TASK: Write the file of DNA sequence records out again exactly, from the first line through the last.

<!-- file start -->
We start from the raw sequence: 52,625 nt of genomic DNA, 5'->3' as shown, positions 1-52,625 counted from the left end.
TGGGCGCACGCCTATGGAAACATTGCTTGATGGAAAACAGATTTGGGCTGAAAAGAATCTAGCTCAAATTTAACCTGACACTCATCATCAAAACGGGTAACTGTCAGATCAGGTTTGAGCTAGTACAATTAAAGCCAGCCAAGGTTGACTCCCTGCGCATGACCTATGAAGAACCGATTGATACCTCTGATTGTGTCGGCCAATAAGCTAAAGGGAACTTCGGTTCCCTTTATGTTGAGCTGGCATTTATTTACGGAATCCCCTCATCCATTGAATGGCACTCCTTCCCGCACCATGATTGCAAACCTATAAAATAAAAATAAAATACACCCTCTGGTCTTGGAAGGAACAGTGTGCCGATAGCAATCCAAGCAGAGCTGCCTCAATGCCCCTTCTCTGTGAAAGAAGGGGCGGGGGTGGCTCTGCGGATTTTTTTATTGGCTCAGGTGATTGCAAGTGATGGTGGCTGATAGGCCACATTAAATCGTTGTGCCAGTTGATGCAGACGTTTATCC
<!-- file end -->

We start from the raw sequence: 52,625 nt of genomic DNA, 5'->3' as shown, positions 1-52,625 counted from the left end.
TGGGCGCACGCCTATGGAAACATTGCTTGATGGAAAACAGATTTGGGCTGAAAAGAATCTAGCTCAAATTTAACCTGACACTCATCATCAAAACGGGTAACTGTCAGATCAGGTTTGAGCTAGTACAATTAAAGCCAGCCAAGGTTGACTCCCTGCGCATGACCTATGAAGAACCGATTGATACCTCTGATTGTGTCGGCCAATAAGCTAAAGGGAACTTCGGTTCCCTTTATGTTGAGCTGGCATTTATTTACGGAATCCCCTCATCCATTGAATGGCACTCCTTCCCGCACCATGATTGCAAACCTATAAAATAAAAATAAAATACACCCTCTGGTCTTGGAAGGAACAGTGTGCCGATAGCAATCCAAGCAGAGCTGCCTCAATGCCCCTTCTCTGTGAAAGAAGGGGCGGGGGTGGCTCTGCGGATTTTTTTATTGGCTCAGGTGATTGCAAGTGATGGTGGCTGATAGGCCACATTAAATCGTTGTGCCAGTTGATGCAGACGTTTATCC